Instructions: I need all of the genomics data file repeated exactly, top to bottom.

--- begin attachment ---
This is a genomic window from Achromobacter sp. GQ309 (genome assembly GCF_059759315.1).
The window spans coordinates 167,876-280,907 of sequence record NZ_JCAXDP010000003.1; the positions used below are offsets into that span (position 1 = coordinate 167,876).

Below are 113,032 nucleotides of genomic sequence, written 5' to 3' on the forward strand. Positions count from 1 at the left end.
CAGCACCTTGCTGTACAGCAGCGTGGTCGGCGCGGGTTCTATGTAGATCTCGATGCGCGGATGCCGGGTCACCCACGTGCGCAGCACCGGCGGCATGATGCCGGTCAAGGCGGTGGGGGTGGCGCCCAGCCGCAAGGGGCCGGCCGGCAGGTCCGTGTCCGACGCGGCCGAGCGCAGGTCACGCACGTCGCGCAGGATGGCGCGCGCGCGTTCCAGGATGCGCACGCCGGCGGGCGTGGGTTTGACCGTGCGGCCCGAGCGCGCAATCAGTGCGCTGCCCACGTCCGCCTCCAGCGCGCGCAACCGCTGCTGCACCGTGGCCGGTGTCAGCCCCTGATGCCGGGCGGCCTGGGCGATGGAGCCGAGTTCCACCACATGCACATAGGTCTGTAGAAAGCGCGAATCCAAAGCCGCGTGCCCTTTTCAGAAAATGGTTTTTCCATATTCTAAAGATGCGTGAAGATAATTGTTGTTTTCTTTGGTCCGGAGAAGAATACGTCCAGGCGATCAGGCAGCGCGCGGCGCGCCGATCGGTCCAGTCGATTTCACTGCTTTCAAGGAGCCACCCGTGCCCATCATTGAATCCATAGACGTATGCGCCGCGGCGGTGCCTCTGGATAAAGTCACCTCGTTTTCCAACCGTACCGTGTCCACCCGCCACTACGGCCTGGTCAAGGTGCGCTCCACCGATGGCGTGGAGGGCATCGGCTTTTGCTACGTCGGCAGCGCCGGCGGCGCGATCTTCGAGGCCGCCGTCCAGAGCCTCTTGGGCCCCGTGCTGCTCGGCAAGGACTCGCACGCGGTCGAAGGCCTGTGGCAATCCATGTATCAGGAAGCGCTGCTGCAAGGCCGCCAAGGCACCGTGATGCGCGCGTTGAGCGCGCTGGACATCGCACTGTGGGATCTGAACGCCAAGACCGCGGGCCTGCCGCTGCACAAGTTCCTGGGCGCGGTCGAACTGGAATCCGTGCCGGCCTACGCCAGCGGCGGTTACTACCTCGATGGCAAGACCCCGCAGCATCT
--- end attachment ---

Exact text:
This is a genomic window from Achromobacter sp. GQ309 (genome assembly GCF_059759315.1).
The window spans coordinates 167,876-280,907 of sequence record NZ_JCAXDP010000003.1; the positions used below are offsets into that span (position 1 = coordinate 167,876).

Below are 113,032 nucleotides of genomic sequence, written 5' to 3' on the forward strand. Positions count from 1 at the left end.
CAGCACCTTGCTGTACAGCAGCGTGGTCGGCGCGGGTTCTATGTAGATCTCGATGCGCGGATGCCGGGTCACCCACGTGCGCAGCACCGGCGGCATGATGCCGGTCAAGGCGGTGGGGGTGGCGCCCAGCCGCAAGGGGCCGGCCGGCAGGTCCGTGTCCGACGCGGCCGAGCGCAGGTCACGCACGTCGCGCAGGATGGCGCGCGCGCGTTCCAGGATGCGCACGCCGGCGGGCGTGGGTTTGACCGTGCGGCCCGAGCGCGCAATCAGTGCGCTGCCCACGTCCGCCTCCAGCGCGCGCAACCGCTGCTGCACCGTGGCCGGTGTCAGCCCCTGATGCCGGGCGGCCTGGGCGATGGAGCCGAGTTCCACCACATGCACATAGGTCTGTAGAAAGCGCGAATCCAAAGCCGCGTGCCCTTTTCAGAAAATGGTTTTTCCATATTCTAAAGATGCGTGAAGATAATTGTTGTTTTCTTTGGTCCGGAGAAGAATACGTCCAGGCGATCAGGCAGCGCGCGGCGCGCCGATCGGTCCAGTCGATTTCACTGCTTTCAAGGAGCCACCCGTGCCCATCATTGAATCCATAGACGTATGCGCCGCGGCGGTGCCTCTGGATAAAGTCACCTCGTTTTCCAACCGTACCGTGTCCACCCGCCACTACGGCCTGGTCAAGGTGCGCTCCACCGATGGCGTGGAGGGCATCGGCTTTTGCTACGTCGGCAGCGCCGGCGGCGCGATCTTCGAGGCCGCCGTCCAGAGCCTCTTGGGCCCCGTGCTGCTCGGCAAGGACTCGCACGCGGTCGAAGGCCTGTGGCAATCCATGTATCAGGAAGCGCTGCTGCAAGGCCGCCAAGGCACCGTGATGCGCGCGTTGAGCGCGCTGGACATCGCACTGTGGGATCTGAACGCCAAGACCGCGGGCCTGCCGCTGCACAAGTTCCTGGGCGCGGTCGAACTGGAATCCGTGCCGGCCTACGCCAGCGGCGGTTACTACCTCGATGGCAAGACCCCGCAGCATCT